“Don’t get wet,” I say.
The kids slip out of their flip-flops and charge down the boardwalk toward the beach. This is earlier today. The kids run ahead, and I lean over and flip the hem of my wide-leg linen pants up once.
“You can put your feet in the water. That is okay. Just don’t get your clothes wet.” I say this because we are going out to lunch straight from our walk on the beach (and because I am a total fool).
We trudge through the sand toward the gulf. Once the sand becomes wet, firm beneath our feet, we turn left and continue in the direction of the sun. A wave surprises me. I stop, give the cuff of my pants a second turn. Todd points toward the jetty.
“We’ll walk down to the rocks,” he says. The kids nod, reach down into the water, then flick the salty droplets at one another.
“Don’t get wet,” I scold.
We walk toward the rocks. The gulf is on our right, and to our left is a brackish puddle – the remains of an aggressive wave that didn’t make its way back to the ocean. The kids spot this stagnant pool and rush to it. William trips and falls, gets the lower part of his shorts wet.
“Sorry,” he says. He brushes his shorts with his hand as though the water can be knocked off like crumbs. Carrie finds a dead crab in the puddle and puts it on like a hand puppet.
“William! Y’all! We’re going to lunch right after our walk. Don’t get wet. Please!”
I flip and twist my pant legs until they are just below my knees. The puddle continues, widens and deepens. Rejoins the forever-advancing/retreating tide. I find that I am suddenly on a sandy patch completely surrounded by water. In those pants which I’ve worked so hard to keep dry. The kids are soaked. Remorselessly so. Todd is just ahead.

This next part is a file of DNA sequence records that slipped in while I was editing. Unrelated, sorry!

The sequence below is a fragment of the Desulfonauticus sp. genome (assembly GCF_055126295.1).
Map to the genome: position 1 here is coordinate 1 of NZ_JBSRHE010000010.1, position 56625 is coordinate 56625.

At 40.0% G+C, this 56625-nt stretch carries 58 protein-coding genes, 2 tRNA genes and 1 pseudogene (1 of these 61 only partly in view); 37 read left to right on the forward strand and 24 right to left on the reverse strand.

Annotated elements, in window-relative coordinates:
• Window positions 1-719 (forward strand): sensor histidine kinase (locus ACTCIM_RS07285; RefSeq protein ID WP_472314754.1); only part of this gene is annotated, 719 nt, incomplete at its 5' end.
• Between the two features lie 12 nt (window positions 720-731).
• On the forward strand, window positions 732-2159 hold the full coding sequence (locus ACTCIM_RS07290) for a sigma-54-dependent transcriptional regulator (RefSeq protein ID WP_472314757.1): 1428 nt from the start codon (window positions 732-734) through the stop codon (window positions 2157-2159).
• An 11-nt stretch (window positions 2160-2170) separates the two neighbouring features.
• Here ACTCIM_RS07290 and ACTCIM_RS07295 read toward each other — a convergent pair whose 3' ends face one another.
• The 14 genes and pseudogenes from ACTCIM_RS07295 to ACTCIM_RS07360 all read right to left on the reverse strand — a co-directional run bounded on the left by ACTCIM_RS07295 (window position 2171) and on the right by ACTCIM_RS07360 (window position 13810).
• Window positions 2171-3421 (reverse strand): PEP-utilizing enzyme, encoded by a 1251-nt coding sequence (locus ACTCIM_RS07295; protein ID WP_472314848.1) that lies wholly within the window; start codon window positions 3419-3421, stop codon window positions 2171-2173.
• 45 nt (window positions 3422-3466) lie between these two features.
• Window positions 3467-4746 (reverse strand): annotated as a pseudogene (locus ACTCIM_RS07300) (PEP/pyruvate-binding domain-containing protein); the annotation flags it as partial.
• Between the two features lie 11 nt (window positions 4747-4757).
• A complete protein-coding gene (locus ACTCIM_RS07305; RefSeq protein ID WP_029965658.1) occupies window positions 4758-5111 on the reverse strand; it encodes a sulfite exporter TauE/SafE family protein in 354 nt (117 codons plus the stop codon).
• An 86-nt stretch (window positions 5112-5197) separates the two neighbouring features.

“You’re kind of stuck,” he says. “Hang on. You can jump on my back and I’ll get you across.”
And I’m pretty sure there is an advertisement for Viagra that looks just like that: a woman in rolled linen pants getting a piggyback ride from her husband on a beach. But I am so desperate to stay dry.
“Okay, thanks,” I say. I take a cautious step or two in his direction, and then find that I’m not only wet, but locked. I’m knee-deep in sand. Quicksand! It was as though a trap door had opened beneath my feet. For all the cartoons I watched as a kid, I never imagined I would get caught in quicksand. It seemed as likely as running off a cliff and continuing to stride on the air; as possible as running through the side of a barn and, for my efforts, leaving a Ginger-shaped hole in the siding.
“I’m stuck,” I say, and I am. I really am. I wiggle my toes as best I can, and the sand ratchets down on me that much more tightly.
Todd helps me out. A few beach-goers stop and watch. William, overcome with envy, stomps through the water-logged sand trying to replicate the experience with his own tiny legs, but fails.
We change directions. Todd picks up a shell or two, and on the boardwalk we stop and hose off. And yes, we go out to lunch, but not directly. We have to go back to the condo first. We have to change clothes. All of us.
Click here to learn more about how quicksand works.